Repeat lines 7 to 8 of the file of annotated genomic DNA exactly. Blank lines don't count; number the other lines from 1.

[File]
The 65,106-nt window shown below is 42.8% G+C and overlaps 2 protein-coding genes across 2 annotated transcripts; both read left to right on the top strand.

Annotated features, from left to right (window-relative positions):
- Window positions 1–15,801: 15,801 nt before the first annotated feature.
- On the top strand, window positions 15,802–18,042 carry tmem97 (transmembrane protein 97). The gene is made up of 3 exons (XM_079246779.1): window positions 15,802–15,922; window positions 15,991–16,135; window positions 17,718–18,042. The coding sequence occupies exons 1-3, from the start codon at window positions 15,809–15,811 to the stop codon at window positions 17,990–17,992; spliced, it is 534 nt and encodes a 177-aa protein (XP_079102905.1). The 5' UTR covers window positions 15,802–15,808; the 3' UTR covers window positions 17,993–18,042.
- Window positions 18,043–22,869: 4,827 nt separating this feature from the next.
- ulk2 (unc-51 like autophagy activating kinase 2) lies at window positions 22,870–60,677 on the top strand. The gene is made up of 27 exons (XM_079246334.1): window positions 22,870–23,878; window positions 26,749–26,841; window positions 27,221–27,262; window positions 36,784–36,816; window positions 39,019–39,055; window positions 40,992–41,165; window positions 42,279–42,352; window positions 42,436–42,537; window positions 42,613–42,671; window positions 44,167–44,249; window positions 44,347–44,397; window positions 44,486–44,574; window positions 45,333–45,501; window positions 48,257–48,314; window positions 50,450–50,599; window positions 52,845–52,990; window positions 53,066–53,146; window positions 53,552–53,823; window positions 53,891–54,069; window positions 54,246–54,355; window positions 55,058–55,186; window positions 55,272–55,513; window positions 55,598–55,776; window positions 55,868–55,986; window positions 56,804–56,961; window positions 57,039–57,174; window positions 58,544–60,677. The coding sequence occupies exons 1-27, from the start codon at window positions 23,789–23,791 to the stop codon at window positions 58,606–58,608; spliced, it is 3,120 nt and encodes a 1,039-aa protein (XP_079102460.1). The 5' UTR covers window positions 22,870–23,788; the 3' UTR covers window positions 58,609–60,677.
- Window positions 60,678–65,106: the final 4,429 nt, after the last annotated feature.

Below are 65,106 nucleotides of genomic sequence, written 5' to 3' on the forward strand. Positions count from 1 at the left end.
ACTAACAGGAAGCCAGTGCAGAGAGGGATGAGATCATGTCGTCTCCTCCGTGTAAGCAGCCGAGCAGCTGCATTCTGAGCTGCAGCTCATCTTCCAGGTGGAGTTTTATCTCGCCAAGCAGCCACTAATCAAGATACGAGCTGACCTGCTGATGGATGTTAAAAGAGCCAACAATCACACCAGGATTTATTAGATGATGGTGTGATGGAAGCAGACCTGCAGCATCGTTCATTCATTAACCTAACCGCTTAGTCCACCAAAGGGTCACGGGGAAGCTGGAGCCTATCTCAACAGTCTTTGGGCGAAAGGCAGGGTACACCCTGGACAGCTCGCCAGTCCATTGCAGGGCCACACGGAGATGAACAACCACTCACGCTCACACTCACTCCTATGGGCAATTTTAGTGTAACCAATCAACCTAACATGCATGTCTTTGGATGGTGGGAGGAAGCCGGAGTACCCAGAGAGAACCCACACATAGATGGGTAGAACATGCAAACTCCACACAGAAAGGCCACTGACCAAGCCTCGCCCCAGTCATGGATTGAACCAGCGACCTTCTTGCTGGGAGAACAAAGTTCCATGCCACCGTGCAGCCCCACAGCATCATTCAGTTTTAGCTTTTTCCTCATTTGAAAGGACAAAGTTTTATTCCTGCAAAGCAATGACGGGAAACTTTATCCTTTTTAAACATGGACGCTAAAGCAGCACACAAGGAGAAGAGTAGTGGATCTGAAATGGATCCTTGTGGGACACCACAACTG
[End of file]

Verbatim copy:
- Window positions 60,678–65,106: the final 4,429 nt, after the last annotated feature.

Below are 65,106 nucleotides of genomic sequence, written 5' to 3' on the forward strand. Positions count from 1 at the left end.